By Nicholas Hebb
This article covers how to embed an Excel file into a Microsoft Word document. Specifically, it addresses an Excel file containing a flowchart, but really the techniques apply to embedding any Excel worksheet into a Word file.
If you're a computer old-timer (read: over 30), you may have tried doing this in the past and given up in frustration. Microsoft Office has had the abiity to embed a document of one type into a document of another type for years using a technology called OLE (Object Linking and Embedding). In older versions of Office, this was often slow and buggy. In recent version of Office, it actually works quite nicely.
Embedding an Excel file into a Word document goes beyond just being able to display a table of cells. You have access to all the cell formulas and worksheet functions of Excel, while working in Word. You can also open and edit the original Excel file independently and have the changes show up in the Word document.
In the case of flowcharts, there are several reasons:
Note: We used Office 2007 as the baseline version for this article, so the images below were taken using Word 2007. The methods are essentially the same for all Office versions (Excel 2007 - 2019 / Word 2007 - 2019).
Before you embed the Excel worksheet, obviously you need to create it. Less obvious, though, is that the worksheet that you want to embed should be active before embedding it. For example, if you have a workbook with three sheets and you want to embed Sheet 2, make sure Sheet 2 is the active sheet when you save the Excel file.
In Word, click the Insert tab and click the Object button, as shown below.
On the Object dialog, click the "Create from File" tab and use the Browse button to navigate to your Excel file. Before clicking OK, you need to decide whether to check the "Link to file" option, which is covered next.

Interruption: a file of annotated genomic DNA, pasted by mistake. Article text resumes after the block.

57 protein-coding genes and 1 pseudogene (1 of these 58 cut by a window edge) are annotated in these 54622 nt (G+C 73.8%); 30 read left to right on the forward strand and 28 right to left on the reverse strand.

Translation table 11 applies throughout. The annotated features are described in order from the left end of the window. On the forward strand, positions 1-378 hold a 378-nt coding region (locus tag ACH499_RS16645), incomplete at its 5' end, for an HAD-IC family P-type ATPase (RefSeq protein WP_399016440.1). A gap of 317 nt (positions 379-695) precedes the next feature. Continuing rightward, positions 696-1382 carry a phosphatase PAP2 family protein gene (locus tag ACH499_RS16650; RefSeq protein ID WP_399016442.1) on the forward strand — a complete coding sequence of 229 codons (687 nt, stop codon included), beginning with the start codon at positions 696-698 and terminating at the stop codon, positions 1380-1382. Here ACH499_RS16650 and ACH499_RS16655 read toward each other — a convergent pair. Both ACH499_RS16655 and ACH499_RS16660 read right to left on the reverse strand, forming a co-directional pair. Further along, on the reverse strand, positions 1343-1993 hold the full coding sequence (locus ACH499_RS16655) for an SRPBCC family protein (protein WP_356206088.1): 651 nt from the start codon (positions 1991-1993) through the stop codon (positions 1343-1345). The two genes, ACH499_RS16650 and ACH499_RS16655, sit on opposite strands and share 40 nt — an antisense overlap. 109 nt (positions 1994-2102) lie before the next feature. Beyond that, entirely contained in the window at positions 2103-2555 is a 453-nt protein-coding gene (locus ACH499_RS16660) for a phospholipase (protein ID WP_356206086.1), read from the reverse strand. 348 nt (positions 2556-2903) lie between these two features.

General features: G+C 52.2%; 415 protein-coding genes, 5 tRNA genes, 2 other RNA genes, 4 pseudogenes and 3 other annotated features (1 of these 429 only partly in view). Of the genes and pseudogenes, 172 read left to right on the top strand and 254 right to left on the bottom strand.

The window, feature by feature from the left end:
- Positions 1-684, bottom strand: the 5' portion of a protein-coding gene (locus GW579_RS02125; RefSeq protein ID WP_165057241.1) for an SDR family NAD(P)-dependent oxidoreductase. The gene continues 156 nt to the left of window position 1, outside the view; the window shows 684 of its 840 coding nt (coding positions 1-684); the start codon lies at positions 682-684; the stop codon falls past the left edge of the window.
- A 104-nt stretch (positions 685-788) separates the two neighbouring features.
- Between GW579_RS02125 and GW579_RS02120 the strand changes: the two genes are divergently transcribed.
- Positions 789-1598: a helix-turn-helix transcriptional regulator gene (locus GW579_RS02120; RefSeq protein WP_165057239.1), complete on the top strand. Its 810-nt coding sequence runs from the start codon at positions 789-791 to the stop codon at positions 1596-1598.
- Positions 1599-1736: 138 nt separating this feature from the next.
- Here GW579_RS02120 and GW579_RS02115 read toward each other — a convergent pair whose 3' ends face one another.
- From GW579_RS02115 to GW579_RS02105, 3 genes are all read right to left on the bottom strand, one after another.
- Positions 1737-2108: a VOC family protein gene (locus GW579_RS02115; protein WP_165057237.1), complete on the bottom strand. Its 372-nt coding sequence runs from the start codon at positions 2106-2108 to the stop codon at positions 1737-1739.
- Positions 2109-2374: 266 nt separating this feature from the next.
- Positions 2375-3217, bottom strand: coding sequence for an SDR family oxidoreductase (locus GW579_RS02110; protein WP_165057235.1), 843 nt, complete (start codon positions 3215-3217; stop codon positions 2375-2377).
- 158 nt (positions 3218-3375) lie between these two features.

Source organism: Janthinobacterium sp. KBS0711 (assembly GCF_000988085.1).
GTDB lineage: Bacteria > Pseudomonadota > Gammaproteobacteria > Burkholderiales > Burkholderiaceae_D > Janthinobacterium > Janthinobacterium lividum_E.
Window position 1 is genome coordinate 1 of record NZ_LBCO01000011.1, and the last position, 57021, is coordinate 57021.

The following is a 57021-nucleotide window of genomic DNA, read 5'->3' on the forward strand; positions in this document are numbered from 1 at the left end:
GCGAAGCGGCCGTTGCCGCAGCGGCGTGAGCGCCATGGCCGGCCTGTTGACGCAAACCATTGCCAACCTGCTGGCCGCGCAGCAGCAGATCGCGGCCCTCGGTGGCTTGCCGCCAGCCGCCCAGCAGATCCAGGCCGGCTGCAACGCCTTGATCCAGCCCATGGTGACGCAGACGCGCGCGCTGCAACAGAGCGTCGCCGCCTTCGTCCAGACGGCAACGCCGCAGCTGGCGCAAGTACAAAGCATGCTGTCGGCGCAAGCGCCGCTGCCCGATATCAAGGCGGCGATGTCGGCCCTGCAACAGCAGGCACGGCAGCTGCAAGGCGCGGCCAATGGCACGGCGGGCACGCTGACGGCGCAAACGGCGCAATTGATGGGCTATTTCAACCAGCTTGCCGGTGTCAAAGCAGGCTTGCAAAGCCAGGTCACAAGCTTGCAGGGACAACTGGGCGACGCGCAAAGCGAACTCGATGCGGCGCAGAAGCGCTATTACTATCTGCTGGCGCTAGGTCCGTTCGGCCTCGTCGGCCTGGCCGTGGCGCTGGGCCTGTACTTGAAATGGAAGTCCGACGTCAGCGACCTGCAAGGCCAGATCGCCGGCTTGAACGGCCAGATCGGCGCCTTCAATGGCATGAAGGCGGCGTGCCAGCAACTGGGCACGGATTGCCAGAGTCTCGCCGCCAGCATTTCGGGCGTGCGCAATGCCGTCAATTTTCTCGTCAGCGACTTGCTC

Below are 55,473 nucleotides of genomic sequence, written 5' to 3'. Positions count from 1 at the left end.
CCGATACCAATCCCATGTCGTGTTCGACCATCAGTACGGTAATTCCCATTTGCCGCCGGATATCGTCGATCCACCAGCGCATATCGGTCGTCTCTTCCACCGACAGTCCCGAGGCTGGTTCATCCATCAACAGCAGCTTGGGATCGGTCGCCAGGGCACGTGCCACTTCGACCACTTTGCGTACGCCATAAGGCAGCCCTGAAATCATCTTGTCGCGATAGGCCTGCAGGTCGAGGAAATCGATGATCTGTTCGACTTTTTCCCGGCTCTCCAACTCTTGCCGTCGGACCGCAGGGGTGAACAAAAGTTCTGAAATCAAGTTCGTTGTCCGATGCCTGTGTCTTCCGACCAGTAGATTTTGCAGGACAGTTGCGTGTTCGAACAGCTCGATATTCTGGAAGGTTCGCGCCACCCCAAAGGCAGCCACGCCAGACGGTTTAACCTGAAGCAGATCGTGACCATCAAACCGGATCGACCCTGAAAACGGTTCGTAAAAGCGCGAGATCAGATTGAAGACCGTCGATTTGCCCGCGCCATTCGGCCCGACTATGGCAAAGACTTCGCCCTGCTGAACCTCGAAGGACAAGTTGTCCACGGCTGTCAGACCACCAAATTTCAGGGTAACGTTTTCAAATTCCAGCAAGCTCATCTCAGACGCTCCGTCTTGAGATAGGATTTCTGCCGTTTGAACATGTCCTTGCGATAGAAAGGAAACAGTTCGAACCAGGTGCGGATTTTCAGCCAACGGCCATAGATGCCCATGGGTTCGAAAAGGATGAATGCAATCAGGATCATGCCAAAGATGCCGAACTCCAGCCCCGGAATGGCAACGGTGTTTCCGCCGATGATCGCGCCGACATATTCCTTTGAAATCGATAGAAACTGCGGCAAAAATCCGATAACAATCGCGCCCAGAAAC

If you do not check the "Link to file" option, then the embedded document is a copy of the original. Any changes made to the original file will not display in the Word document. Conversely, in Word, you can double-click the embedded Excel object to edit it, and any changes made will not affect the original file.
Based on the updating mechanism, you may think that linking to file is a better option, but there are some good reasons not to:
In the image below (click to zoom), we show a flowchart created in Excel right after it has been embedded in Word. There are two things worth noting about the embedded file:
To fix #1, first we double-click on the embedded flowchart to activate Excel, as shown in the image below (click to zoom). You cannot do this if you checked the "Link to file" option when inserting the object.
Next, we scroll column A into view, and then use the left mouse button to click and drag the bottom-right corner of the worksheet, enlarging the embedded object, as shown in the image below.
If you did not check the "Link to file" option, the activated Excel worksheet is fully functional. You can use built-in Excel tools from within the Word environment. As the image shows, even add-ins like FlowBreeze are accessible. If you checked the "Link to file" option, double-clicking the Excel object will open the file in separate Excel window, and you cannot adjust the scroll position of the object to change how it is displayed in Word.
To fix issue #2 - sizing - right-click on the Excel object and select Format Object from the pop-up menu. On the Format Object dialog, click the Size tab. Uncheck the "Lock aspect ratio" and then click the Reset button to set the Scale Height and Width fields to 100%.
Clicking OK to close the Format Object dialog, we see the final embedded Excel flowchart below.
Word tends to make any drawing lines thicker. In the case of the flowchart above, the shape borders are set to medium thickness in Excel but appear much thicker in Word, so it's best to avoid thick lines when creating the original Excel diagram.
In the example above, the contents of the embedded Excel worksheet fit nicely within a letter-sized Word document in portrait orientation. This is just something to consider when laying out the Excel content that you want to embed and may also impact the margins, paper size, and/or orientation and of the Word page.
Nicholas Hebb is the owner and developer of BreezeTree Software, makers of FlowBreeze Flowchart Software, a text-to-flowchart maker, and Spreadspeed, an auditing and productivity toolset for Microsoft Excel®.